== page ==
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Carmaux: Drawing Out the Coke (1896)

Carmaux, défournage du coke (original title)
Carmaux is in south-central France, near the Tarn River. As a brick of coke, about four feet high and three feet wide, is gradually pushed out of a smelter into a yard, one worker sprays it... See full summary »
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Carmaux is in south-central France, near the Tarn River. As a brick of coke, about four feet high and three feet wide, is gradually pushed out of a smelter into a yard, one worker sprays it with water from a hose while two workers with long metal rakes wait to spread it out. Other workers buzz in and out of the foreground of the stationary camera. Atop the first level of the brick smelter, workers push full carts of coal along a track. Written by <jhailey@hotmail.com>

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1896 (France)  »

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Carmaux-i szén  »

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Edited into The Lumière Brothers' First Films (1996) See more »

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Primarily for historical interest
8 April 2005 | by (New York City) – See all my reviews

This approximately 35-second long Lumiere Brothers short (Lumiere No. 122) shows a handful of workers attending to a block of coke (a processed form of bituminous coal designed to produce fewer sulfur and other fumes when burned, making it ideal for uses such as stoves and furnaces) as it emerges from an oven at the open coal mine in Carmaux, France, a town near the Tarn River in the south of the country.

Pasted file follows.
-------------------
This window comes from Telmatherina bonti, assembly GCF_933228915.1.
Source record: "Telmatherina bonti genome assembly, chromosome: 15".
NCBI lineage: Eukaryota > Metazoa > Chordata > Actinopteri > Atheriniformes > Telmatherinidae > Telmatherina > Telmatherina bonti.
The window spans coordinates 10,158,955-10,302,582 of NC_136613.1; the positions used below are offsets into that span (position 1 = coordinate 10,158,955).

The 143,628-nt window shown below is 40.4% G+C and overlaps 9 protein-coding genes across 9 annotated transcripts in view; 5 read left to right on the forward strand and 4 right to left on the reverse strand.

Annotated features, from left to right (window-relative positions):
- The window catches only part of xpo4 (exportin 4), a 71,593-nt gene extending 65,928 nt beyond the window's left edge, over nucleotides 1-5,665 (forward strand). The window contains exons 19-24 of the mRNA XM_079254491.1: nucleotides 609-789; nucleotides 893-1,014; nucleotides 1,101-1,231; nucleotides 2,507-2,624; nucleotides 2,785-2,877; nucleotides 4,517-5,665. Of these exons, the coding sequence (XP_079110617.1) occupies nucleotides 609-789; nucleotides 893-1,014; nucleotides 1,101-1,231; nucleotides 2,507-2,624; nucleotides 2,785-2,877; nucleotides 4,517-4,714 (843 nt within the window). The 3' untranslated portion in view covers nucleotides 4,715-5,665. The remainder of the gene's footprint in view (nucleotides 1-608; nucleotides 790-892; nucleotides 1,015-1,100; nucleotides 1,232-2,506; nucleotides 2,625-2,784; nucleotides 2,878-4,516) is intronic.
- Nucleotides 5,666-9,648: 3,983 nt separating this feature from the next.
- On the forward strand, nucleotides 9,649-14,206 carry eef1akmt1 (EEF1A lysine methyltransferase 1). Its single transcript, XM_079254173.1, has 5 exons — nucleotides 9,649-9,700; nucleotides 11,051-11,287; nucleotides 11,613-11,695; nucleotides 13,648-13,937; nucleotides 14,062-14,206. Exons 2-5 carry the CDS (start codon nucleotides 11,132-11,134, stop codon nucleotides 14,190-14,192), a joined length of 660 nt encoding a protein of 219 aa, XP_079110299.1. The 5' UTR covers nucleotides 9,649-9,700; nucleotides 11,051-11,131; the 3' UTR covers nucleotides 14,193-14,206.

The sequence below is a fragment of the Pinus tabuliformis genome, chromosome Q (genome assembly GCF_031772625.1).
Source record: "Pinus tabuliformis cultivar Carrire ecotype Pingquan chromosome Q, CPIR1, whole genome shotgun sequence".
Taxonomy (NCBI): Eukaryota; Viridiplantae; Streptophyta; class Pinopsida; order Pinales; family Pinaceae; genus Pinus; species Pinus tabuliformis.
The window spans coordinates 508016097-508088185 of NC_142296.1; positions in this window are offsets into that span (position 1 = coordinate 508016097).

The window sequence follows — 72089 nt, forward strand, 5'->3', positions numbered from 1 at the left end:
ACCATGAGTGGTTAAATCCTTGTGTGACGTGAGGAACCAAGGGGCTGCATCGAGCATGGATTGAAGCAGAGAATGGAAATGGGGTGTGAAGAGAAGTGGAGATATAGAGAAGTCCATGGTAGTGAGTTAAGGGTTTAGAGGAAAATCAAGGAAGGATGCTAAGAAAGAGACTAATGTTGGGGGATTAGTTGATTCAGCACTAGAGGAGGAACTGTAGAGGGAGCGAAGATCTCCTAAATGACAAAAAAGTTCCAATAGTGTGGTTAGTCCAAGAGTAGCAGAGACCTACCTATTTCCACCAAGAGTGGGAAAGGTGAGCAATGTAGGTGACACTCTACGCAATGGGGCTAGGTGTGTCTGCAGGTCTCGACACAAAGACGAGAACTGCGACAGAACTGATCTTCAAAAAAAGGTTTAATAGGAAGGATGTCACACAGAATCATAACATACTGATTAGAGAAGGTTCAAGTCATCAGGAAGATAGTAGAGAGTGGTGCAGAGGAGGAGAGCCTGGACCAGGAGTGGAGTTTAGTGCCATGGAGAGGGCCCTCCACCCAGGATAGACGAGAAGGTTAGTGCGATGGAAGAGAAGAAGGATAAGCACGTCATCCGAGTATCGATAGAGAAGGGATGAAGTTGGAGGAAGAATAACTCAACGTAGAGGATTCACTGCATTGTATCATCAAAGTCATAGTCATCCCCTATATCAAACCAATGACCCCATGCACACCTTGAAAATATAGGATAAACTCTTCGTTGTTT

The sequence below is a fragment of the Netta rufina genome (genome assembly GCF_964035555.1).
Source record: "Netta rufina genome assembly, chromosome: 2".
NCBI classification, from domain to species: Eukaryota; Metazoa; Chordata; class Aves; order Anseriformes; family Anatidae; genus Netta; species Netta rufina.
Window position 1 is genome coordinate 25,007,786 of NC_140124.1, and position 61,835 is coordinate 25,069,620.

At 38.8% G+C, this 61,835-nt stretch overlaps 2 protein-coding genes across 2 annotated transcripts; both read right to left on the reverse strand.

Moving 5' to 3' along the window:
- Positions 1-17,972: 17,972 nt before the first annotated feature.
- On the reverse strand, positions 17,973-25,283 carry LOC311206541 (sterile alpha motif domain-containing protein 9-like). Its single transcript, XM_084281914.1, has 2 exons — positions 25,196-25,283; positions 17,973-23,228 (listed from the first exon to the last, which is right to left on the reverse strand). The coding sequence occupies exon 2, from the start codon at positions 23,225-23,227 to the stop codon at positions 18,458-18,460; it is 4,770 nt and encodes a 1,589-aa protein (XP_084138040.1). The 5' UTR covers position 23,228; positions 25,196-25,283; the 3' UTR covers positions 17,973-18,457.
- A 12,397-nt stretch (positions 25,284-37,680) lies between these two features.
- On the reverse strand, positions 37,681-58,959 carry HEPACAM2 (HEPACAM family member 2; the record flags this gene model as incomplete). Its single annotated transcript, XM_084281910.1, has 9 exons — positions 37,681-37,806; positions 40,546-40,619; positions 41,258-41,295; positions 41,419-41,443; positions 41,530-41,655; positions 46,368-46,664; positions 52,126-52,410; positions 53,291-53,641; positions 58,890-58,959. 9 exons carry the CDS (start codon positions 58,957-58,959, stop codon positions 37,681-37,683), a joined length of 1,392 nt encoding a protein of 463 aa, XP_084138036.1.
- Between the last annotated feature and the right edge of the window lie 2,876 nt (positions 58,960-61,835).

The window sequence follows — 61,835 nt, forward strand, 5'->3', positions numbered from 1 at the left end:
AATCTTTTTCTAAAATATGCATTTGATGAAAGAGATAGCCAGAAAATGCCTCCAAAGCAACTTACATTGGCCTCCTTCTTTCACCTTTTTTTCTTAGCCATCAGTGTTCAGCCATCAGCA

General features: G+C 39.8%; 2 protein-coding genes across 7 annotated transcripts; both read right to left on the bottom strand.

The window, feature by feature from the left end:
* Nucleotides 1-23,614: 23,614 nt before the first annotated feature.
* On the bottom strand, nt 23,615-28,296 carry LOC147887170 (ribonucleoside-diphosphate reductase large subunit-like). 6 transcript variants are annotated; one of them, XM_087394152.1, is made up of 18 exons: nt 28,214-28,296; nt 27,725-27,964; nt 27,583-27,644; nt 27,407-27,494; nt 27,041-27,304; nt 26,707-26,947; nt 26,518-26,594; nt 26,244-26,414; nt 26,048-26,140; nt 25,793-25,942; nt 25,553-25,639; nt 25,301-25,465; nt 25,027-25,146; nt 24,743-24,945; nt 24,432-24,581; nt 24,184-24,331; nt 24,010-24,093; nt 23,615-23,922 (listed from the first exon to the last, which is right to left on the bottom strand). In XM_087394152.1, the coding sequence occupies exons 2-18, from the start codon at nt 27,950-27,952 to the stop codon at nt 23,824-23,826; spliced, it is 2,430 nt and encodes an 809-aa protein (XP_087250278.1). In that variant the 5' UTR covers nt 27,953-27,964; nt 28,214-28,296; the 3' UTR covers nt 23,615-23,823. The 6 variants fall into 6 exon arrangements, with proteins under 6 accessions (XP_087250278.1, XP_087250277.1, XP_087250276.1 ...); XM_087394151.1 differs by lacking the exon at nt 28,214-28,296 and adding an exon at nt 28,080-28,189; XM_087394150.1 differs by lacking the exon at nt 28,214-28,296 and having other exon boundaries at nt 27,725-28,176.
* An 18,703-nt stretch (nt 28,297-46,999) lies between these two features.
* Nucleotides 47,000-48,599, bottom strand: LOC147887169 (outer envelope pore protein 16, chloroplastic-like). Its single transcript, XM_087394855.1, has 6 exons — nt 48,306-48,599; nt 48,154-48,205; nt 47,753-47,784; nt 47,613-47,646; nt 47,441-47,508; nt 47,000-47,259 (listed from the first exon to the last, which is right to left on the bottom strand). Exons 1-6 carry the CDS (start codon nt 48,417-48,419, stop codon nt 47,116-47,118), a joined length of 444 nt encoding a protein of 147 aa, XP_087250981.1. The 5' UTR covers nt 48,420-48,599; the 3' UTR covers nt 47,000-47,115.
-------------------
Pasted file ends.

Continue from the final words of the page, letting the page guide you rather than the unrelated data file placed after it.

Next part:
While this Lumiere Brothers actuality surely has less staging than most of their other documentary shorts, it is also far less interesting aesthetically. The primary attraction here is historical. We get to witness a historical coal mining process, which appears surprisingly "messy", first-hand, at an important, historical French mine. It's interesting to note that carts full of coal are being walked across the top of the oven while it's surely still hot (the coke is just emerging and is steaming). Bituminous coal must be burned at a very high temperature to produce coke.

One aspect that captivated me for its mystery was just how the coke is moved through the furnace door to the waiting workers. Also note how even though the workers have long, forked "poles" to help break up the block of coke, they approach it very cautiously and try to quickly move away. There must have been a chance that pieces from the crumbling block would ricochet off the ground back towards the workers; maybe there was also a tendency for some "shattering" from the drastic, sudden change in temperature. No one ever said that coal mining was easy.


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